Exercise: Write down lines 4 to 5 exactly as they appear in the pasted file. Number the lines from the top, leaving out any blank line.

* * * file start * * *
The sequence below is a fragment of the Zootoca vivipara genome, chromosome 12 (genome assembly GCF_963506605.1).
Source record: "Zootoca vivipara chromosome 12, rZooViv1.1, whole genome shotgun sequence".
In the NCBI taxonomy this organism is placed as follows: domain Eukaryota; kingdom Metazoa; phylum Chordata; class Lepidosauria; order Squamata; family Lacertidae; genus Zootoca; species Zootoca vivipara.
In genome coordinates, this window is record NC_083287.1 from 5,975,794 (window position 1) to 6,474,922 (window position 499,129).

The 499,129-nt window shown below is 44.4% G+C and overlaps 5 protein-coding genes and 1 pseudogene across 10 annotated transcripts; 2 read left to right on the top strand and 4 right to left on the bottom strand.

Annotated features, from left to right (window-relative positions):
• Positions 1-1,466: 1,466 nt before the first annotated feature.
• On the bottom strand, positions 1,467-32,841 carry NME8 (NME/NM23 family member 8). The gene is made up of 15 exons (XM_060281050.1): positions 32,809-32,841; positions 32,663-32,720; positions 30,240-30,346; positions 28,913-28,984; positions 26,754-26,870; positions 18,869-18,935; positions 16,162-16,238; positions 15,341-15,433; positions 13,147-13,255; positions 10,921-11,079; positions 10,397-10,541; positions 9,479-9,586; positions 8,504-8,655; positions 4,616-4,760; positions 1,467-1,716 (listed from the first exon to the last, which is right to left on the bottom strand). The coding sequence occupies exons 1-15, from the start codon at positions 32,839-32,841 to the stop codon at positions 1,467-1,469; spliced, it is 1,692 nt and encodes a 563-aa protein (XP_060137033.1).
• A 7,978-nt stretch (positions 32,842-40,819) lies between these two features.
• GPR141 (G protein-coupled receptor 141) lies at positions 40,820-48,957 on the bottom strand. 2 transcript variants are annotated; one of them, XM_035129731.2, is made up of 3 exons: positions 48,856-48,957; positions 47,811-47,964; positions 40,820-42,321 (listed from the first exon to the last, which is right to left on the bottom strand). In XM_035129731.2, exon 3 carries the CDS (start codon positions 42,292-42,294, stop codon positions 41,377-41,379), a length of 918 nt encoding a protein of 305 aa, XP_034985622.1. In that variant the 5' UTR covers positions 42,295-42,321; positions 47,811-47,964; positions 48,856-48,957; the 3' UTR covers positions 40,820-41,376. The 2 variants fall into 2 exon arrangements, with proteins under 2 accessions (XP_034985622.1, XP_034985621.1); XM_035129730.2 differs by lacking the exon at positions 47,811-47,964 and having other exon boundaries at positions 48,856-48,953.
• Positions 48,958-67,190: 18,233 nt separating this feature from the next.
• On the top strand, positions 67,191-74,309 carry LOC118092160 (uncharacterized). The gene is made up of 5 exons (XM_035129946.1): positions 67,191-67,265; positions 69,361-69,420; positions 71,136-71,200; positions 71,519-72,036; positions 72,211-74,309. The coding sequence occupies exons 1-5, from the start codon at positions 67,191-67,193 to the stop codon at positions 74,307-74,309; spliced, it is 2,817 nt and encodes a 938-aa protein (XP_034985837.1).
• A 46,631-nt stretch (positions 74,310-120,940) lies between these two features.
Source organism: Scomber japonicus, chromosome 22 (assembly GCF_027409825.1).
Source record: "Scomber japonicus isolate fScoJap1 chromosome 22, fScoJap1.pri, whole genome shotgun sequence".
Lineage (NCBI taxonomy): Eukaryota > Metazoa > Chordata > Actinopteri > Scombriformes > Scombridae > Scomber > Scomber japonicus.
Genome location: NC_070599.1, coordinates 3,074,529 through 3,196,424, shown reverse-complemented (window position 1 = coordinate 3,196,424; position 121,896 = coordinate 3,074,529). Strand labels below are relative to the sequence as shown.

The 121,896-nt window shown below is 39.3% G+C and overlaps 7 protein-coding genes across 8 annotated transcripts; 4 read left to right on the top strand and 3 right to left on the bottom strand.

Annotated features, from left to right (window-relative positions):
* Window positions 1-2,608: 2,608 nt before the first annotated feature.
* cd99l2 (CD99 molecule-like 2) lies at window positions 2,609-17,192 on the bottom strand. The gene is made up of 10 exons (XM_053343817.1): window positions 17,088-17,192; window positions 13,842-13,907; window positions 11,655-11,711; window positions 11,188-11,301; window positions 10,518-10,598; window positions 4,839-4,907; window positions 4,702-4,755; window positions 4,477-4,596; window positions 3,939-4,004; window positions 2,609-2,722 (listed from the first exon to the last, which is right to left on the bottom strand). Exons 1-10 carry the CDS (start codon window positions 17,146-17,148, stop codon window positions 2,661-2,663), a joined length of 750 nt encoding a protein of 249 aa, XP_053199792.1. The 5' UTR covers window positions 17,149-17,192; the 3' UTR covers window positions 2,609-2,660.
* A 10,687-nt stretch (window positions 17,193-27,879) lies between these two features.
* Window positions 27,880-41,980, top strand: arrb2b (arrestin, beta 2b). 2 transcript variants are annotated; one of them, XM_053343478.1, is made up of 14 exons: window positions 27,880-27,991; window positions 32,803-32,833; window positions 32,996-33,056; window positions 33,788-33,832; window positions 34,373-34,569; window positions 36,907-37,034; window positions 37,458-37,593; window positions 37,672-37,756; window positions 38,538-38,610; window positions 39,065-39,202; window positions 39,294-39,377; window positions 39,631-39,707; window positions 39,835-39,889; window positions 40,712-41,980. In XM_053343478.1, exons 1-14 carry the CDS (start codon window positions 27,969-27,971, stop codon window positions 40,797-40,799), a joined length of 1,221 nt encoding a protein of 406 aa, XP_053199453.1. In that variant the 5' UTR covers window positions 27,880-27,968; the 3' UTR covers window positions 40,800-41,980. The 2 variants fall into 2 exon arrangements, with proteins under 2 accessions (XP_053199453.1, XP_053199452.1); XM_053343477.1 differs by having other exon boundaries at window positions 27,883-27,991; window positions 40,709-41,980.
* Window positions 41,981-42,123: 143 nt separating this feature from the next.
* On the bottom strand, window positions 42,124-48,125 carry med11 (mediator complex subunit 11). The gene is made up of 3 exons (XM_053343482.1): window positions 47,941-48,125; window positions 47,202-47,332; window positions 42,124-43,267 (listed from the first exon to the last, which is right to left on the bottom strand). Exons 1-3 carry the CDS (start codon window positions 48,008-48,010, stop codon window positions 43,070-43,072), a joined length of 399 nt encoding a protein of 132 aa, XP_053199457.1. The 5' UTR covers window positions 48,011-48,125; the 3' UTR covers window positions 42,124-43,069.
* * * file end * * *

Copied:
In genome coordinates, this window is record NC_083287.1 from 5,975,794 (window position 1) to 6,474,922 (window position 499,129).

The 499,129-nt window shown below is 44.4% G+C and overlaps 5 protein-coding genes and 1 pseudogene across 10 annotated transcripts; 2 read left to right on the top strand and 4 right to left on the bottom strand.